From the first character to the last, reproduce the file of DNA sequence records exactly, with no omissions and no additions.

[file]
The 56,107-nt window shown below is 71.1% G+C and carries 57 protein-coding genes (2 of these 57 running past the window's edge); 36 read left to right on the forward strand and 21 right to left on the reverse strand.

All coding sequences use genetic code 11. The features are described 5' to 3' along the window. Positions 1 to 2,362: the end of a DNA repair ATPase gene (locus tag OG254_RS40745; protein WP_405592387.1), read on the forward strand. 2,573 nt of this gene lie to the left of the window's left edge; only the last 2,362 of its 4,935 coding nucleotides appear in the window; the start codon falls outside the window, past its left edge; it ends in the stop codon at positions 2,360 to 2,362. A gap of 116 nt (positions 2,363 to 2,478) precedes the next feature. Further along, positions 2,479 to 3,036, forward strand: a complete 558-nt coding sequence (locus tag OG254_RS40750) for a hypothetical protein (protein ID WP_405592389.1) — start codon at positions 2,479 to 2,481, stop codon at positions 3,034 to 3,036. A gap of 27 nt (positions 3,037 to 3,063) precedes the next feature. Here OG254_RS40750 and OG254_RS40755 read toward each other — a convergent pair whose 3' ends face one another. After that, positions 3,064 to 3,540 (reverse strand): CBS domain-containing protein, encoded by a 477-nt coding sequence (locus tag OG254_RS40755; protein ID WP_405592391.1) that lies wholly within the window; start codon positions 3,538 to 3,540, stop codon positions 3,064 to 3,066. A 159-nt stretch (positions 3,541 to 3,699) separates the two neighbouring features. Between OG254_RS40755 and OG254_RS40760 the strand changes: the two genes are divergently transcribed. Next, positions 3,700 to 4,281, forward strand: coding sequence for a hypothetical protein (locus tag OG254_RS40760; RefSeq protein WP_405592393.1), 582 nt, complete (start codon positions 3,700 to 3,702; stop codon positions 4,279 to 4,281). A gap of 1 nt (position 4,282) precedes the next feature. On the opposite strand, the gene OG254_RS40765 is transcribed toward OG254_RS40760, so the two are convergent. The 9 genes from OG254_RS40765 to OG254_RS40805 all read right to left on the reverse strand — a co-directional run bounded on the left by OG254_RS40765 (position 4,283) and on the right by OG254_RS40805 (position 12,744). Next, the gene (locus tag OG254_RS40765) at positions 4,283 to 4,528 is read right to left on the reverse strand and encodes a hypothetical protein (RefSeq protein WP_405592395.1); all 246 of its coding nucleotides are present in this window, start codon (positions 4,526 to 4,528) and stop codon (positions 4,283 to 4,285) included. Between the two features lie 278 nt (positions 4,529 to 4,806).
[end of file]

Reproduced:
The 56,107-nt window shown below is 71.1% G+C and carries 57 protein-coding genes (2 of these 57 running past the window's edge); 36 read left to right on the forward strand and 21 right to left on the reverse strand.

All coding sequences use genetic code 11. The features are described 5' to 3' along the window. Positions 1 to 2,362: the end of a DNA repair ATPase gene (locus tag OG254_RS40745; protein WP_405592387.1), read on the forward strand. 2,573 nt of this gene lie to the left of the window's left edge; only the last 2,362 of its 4,935 coding nucleotides appear in the window; the start codon falls outside the window, past its left edge; it ends in the stop codon at positions 2,360 to 2,362. A gap of 116 nt (positions 2,363 to 2,478) precedes the next feature. Further along, positions 2,479 to 3,036, forward strand: a complete 558-nt coding sequence (locus tag OG254_RS40750) for a hypothetical protein (protein ID WP_405592389.1) — start codon at positions 2,479 to 2,481, stop codon at positions 3,034 to 3,036. A gap of 27 nt (positions 3,037 to 3,063) precedes the next feature. Here OG254_RS40750 and OG254_RS40755 read toward each other — a convergent pair whose 3' ends face one another. After that, positions 3,064 to 3,540 (reverse strand): CBS domain-containing protein, encoded by a 477-nt coding sequence (locus tag OG254_RS40755; protein ID WP_405592391.1) that lies wholly within the window; start codon positions 3,538 to 3,540, stop codon positions 3,064 to 3,066. A 159-nt stretch (positions 3,541 to 3,699) separates the two neighbouring features. Between OG254_RS40755 and OG254_RS40760 the strand changes: the two genes are divergently transcribed. Next, positions 3,700 to 4,281, forward strand: coding sequence for a hypothetical protein (locus tag OG254_RS40760; RefSeq protein WP_405592393.1), 582 nt, complete (start codon positions 3,700 to 3,702; stop codon positions 4,279 to 4,281). A gap of 1 nt (position 4,282) precedes the next feature. On the opposite strand, the gene OG254_RS40765 is transcribed toward OG254_RS40760, so the two are convergent. The 9 genes from OG254_RS40765 to OG254_RS40805 all read right to left on the reverse strand — a co-directional run bounded on the left by OG254_RS40765 (position 4,283) and on the right by OG254_RS40805 (position 12,744). Next, the gene (locus tag OG254_RS40765) at positions 4,283 to 4,528 is read right to left on the reverse strand and encodes a hypothetical protein (RefSeq protein WP_405592395.1); all 246 of its coding nucleotides are present in this window, start codon (positions 4,526 to 4,528) and stop codon (positions 4,283 to 4,285) included. Between the two features lie 278 nt (positions 4,529 to 4,806).